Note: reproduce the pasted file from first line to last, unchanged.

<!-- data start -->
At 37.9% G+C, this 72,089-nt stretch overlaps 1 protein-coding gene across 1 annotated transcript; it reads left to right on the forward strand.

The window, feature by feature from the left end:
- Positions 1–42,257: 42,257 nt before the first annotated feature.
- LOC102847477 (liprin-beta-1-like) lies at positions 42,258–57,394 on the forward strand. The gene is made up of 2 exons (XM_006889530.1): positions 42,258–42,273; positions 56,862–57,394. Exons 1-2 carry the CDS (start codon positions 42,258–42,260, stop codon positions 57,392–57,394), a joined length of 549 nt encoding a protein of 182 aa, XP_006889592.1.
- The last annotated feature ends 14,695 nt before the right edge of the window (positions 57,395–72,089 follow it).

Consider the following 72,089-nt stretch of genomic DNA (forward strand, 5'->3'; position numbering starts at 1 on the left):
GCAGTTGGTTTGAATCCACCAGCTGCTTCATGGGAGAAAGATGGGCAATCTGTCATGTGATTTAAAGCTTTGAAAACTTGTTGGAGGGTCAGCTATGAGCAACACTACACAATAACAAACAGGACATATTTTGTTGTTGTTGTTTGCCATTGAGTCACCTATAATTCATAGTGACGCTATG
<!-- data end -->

At 37.9% G+C, this 72,089-nt stretch overlaps 1 protein-coding gene across 1 annotated transcript; it reads left to right on the forward strand.

The window, feature by feature from the left end:
- Positions 1–42,257: 42,257 nt before the first annotated feature.
- LOC102847477 (liprin-beta-1-like) lies at positions 42,258–57,394 on the forward strand. The gene is made up of 2 exons (XM_006889530.1): positions 42,258–42,273; positions 56,862–57,394. Exons 1-2 carry the CDS (start codon positions 42,258–42,260, stop codon positions 57,392–57,394), a joined length of 549 nt encoding a protein of 182 aa, XP_006889592.1.
- The last annotated feature ends 14,695 nt before the right edge of the window (positions 57,395–72,089 follow it).

Consider the following 72,089-nt stretch of genomic DNA (forward strand, 5'->3'; position numbering starts at 1 on the left):
GCAGTTGGTTTGAATCCACCAGCTGCTTCATGGGAGAAAGATGGGCAATCTGTCATGTGATTTAAAGCTTTGAAAACTTGTTGGAGGGTCAGCTATGAGCAACACTACACAATAACAAACAGGACATATTTTGTTGTTGTTGTTTGCCATTGAGTCACCTATAATTCATAGTGACGCTATG